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Keyword: algae

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  • Melt ponds result in more life in sea (global warming FAIL)

    When spring arrives in the Arctic, both snow and sea ice melt, forming melt ponds on the surface of the sea ice. Every year, as global warming increases, there are more and larger melt ponds.Melt ponds provide more light and heat for the ice and the underlying water, but now it turns out that they may also have a more direct and potentially important influence on life in the Arctic waters. Mats of algae and bacteria can evolve in the melt ponds, which can provide food for marine creatures. This is the conclusion of researchers in the periodical, Polar Biology.Own...
  • Pink snow: pretty, but a troubling sign of a melting Arctic (RuH RoHhhh!! Alert!!)

    06/24/2016 3:21:21 PM PDT · by NormsRevenge · 43 replies
    Yahoo News ^ | 6/24/16 | Susanna Heller
    Pink snow may be aesthetically pleasing, but scientists have found that it is indicative of the rapid pace of global warming. This snow, which thrives in high-latitude and high-altitude regions, is found in areas comparable to the Arctic, where Chlamydomonas nivalis algae, which is normally green, has a chemical reaction to the UV rays from the sun and takes on a reddish-pink hue. Scientists have been aware of rose-tinted snow since 1818, but they initially misunderstood its origins, believing it came about as a result of iron deposits left behind by a meteor. However, subsequent findings from the same year...
  • Could ALGAE cure blindness? Transplanting organism into the retina ‘could one day restore sight to…’

    09/12/2015 3:34:26 AM PDT · by Olog-hai · 8 replies
    Daily Mail (UK) ^ | 13:15 EST, 11 September 2015 | Malden Davies
    An algae found commonly in ponds could provide a cure for blindness, according to one US biotechnology company. Retrosense, a Michigan-based firm, hopes to transplant a light-sensitive protein from a specific type of algae into the eyes of blind people, to restore their sight. The company will soon begin human clinical trials, after the transplanting process was approved by the US Food and Drug Administration last month, WIRED reports. The algae, called Chlamydomonas reinhardtii, is a simple single-cell organism that lives in dirt and water. It cannot see, but has a primitive “eye-spot”, allowing it to sense where the sun...
  • Toxic algae blooming in warm water from California to Alaska [Revelation 8]

    08/05/2015 11:40:46 AM PDT · by Jan_Sobieski · 27 replies
    My Way ^ | 8/4/2015 | PHUONG LE
    SEATTLE (AP) — A vast bloom of toxic algae off the West Coast is denser, more widespread and deeper than scientists feared even weeks ago, according to surveyors aboard a National Oceanic and Atmospheric Administration research vessel. This coastal ribbon of microscopic algae, up to 40 miles wide and 650 feet deep in places, is flourishing amid unusually warm Pacific Ocean temperatures. It now stretches from at least California to Alaska and has shut down lucrative fisheries. Shellfish managers on Tuesday doubled the area off Washington's coast that is closed to Dungeness crab fishing, after finding elevated levels of marine...
  • Toxin in Lake Erie puts Toledo drinking water on 'watch'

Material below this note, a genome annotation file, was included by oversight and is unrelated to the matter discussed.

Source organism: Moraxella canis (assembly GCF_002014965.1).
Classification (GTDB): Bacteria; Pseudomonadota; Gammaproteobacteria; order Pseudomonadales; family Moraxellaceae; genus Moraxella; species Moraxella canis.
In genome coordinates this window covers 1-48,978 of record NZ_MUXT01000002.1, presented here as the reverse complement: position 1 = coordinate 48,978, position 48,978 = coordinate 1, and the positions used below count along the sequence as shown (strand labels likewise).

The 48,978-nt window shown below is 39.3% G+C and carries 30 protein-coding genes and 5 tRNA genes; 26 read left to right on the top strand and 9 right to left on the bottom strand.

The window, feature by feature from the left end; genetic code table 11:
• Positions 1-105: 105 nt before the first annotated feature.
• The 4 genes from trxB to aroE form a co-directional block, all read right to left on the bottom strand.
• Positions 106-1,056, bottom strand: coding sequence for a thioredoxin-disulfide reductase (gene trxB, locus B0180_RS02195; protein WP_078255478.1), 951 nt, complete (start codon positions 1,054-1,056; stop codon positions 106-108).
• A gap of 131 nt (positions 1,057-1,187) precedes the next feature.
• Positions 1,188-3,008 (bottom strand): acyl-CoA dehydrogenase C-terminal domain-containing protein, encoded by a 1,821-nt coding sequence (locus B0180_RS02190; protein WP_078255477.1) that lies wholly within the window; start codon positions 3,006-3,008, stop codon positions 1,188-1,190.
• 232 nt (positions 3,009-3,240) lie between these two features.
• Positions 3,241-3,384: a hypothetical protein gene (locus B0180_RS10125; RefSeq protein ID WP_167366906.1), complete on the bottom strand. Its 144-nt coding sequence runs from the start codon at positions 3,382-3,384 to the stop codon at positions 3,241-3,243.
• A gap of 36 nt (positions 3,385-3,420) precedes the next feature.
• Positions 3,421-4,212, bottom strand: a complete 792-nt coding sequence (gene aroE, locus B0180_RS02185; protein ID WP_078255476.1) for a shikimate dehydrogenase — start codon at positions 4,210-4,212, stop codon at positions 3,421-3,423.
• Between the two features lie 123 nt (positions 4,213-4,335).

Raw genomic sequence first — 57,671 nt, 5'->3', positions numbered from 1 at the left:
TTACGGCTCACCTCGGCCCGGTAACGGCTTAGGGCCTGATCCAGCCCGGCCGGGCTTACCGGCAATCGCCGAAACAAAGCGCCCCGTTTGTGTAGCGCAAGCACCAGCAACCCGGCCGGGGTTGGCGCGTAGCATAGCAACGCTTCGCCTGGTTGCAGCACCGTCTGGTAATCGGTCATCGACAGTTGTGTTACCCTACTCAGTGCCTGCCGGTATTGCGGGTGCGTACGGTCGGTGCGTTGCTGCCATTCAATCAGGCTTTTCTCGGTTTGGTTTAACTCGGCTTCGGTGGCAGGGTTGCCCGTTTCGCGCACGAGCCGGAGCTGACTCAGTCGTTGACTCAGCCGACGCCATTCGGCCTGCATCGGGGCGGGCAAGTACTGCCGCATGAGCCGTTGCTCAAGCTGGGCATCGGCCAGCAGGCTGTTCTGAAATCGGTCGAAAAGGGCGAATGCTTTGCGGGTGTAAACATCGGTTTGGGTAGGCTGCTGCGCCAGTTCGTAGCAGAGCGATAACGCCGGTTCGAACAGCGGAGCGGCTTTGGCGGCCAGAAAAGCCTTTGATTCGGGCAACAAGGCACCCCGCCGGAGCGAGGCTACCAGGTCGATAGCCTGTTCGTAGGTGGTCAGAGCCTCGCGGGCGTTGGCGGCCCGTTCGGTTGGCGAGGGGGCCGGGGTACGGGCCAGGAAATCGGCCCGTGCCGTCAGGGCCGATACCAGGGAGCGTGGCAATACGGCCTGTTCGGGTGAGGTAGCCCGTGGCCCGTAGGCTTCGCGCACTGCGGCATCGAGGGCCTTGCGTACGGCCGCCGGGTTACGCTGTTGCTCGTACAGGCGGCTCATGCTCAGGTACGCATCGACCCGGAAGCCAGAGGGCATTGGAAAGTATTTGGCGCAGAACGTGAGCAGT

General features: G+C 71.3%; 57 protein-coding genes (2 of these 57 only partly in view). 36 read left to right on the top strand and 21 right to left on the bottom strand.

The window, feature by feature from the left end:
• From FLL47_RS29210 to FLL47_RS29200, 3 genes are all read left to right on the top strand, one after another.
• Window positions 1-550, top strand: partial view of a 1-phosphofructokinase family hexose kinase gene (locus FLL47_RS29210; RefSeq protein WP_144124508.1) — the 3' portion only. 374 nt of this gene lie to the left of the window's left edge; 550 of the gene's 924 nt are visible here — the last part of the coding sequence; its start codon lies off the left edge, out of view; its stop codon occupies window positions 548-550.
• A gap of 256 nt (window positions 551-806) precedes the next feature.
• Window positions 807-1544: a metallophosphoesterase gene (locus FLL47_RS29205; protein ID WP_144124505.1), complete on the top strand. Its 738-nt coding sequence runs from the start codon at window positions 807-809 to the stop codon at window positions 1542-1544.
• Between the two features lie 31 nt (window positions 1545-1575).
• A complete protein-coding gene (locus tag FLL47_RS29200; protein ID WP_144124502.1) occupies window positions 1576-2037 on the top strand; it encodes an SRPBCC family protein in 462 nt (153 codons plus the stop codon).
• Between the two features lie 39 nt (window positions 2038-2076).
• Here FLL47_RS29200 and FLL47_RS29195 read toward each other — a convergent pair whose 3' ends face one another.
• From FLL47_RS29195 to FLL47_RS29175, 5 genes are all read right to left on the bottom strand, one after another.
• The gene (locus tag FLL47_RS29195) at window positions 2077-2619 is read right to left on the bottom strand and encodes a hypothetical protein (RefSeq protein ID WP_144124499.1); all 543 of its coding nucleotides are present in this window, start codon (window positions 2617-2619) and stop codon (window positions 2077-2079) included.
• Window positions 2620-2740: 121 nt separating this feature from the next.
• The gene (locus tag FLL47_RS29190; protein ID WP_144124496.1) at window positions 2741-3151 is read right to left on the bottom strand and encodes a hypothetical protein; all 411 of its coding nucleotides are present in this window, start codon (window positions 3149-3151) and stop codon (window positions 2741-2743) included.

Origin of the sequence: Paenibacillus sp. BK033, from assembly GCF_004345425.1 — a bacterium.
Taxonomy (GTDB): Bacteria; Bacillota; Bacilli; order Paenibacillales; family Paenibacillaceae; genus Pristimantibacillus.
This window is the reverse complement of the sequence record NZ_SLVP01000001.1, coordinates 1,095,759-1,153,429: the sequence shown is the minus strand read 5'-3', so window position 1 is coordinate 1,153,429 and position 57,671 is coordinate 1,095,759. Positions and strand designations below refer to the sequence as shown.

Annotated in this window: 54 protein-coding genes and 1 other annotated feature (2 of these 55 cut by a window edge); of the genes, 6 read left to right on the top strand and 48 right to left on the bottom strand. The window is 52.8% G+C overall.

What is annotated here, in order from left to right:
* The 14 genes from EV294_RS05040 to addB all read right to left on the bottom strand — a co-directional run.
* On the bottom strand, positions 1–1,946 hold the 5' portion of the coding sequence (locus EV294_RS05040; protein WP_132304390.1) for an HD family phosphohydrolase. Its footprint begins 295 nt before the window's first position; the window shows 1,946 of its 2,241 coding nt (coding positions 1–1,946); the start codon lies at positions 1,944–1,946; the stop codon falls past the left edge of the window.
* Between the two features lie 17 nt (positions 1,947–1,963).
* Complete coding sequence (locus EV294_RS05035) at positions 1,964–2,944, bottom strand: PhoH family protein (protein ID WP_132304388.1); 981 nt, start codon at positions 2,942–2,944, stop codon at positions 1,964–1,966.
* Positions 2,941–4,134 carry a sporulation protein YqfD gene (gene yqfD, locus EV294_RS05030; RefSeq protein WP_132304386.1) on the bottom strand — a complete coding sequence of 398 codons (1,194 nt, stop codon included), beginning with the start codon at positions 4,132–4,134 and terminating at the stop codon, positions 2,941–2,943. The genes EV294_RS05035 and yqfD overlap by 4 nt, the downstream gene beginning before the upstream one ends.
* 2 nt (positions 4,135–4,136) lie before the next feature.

07/28/2015 2:04:16 PM PDT · by EBH · 19 replies
    CLEVELAND, Ohio -- The city of Toledo has put its water quality on "watch" status because of the toxins that shut down Toledo's public drinking-water system for three days a year ago. The water is safe to drink, city officials said. Toledo Mayor Paula Hicks-Hudson said the water was put on watch because microcystin had been detected in the intake crib about three miles out in Lake Erie. The toxin was not detected in tap water, she said. "Our water treatment process is effectively removing the microcystin," according to the city's online water-quality dashboard. "We have an advanced warning system...
  • Joule says “will go commercial in 2017″: solar fuels on the way

    07/17/2015 6:38:31 AM PDT · by ckilmer · 24 replies
    biofuelsdigest.com ^ | Jim Lane | March 23, 2015
    Joule says “will go commercial in 2017″: solar fuels on the way March 23, 2015 | Jim Lane     “Staged industrialization process” beginning; exotic yields from an exotic organism that uses CO2, water and nutrients and secretes ethanol or diesel. Former Total, Alcatel CEO Serge Tchuruk is now at the helm as the Joule team updates The Digest on the progress in New Mexico. For fans of the “solar renewable fuels” company Joule, there’s significant news from Bedford: the company has announced that it will undertake a “staged industrialization process”, to culminate in a 1000-acre production plant starting construction...
  • A 17-year-old invented an ingenious way to instantly stop bleeding

    06/22/2015 8:07:27 AM PDT · by 2ndDivisionVet · 76 replies
    Business Insider ^ | June 22, 2015 | Chris Weller
    Imagine this: you're gushing blood. Nothing seems to make it stop. Then you apply a gel to your wound, and within seconds, the bleeding stops. In minutes, you're healed. This is the premise of VetiGel, an algae-based polymer created by Joe Landolina — a 22 year-old who invented the product when he was just 17. Landolina is now the co-founder and CEO of Suneris, a biotech company that manufactures the gel. Last week, Suneris announced that it will begin shipping VetiGel to veterinarians later this summer. Humans won't be far behind. When injected into a wound site, the gel can...